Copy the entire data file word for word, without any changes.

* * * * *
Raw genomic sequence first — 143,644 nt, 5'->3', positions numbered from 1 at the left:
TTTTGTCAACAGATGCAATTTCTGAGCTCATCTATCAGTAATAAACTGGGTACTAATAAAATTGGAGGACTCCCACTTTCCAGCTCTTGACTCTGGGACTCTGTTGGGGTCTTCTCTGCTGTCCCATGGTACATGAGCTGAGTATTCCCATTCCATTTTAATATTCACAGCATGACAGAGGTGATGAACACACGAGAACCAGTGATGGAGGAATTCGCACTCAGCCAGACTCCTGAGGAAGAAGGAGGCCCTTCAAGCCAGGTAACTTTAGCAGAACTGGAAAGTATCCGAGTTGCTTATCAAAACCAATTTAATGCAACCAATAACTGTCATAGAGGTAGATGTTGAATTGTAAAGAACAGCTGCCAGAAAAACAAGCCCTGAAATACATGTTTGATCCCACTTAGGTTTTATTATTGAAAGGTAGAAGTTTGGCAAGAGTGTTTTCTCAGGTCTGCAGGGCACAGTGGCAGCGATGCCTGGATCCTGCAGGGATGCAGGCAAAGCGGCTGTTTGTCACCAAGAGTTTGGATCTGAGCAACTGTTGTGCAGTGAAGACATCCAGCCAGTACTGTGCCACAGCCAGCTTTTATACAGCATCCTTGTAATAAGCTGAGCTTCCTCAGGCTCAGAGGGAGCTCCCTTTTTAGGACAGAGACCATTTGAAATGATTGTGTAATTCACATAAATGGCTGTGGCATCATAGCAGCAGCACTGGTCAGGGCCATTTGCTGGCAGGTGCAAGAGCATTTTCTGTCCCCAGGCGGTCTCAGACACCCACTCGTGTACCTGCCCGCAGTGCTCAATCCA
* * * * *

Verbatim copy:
Raw genomic sequence first — 143,644 nt, 5'->3', positions numbered from 1 at the left:
TTTTGTCAACAGATGCAATTTCTGAGCTCATCTATCAGTAATAAACTGGGTACTAATAAAATTGGAGGACTCCCACTTTCCAGCTCTTGACTCTGGGACTCTGTTGGGGTCTTCTCTGCTGTCCCATGGTACATGAGCTGAGTATTCCCATTCCATTTTAATATTCACAGCATGACAGAGGTGATGAACACACGAGAACCAGTGATGGAGGAATTCGCACTCAGCCAGACTCCTGAGGAAGAAGGAGGCCCTTCAAGCCAGGTAACTTTAGCAGAACTGGAAAGTATCCGAGTTGCTTATCAAAACCAATTTAATGCAACCAATAACTGTCATAGAGGTAGATGTTGAATTGTAAAGAACAGCTGCCAGAAAAACAAGCCCTGAAATACATGTTTGATCCCACTTAGGTTTTATTATTGAAAGGTAGAAGTTTGGCAAGAGTGTTTTCTCAGGTCTGCAGGGCACAGTGGCAGCGATGCCTGGATCCTGCAGGGATGCAGGCAAAGCGGCTGTTTGTCACCAAGAGTTTGGATCTGAGCAACTGTTGTGCAGTGAAGACATCCAGCCAGTACTGTGCCACAGCCAGCTTTTATACAGCATCCTTGTAATAAGCTGAGCTTCCTCAGGCTCAGAGGGAGCTCCCTTTTTAGGACAGAGACCATTTGAAATGATTGTGTAATTCACATAAATGGCTGTGGCATCATAGCAGCAGCACTGGTCAGGGCCATTTGCTGGCAGGTGCAAGAGCATTTTCTGTCCCCAGGCGGTCTCAGACACCCACTCGTGTACCTGCCCGCAGTGCTCAATCCA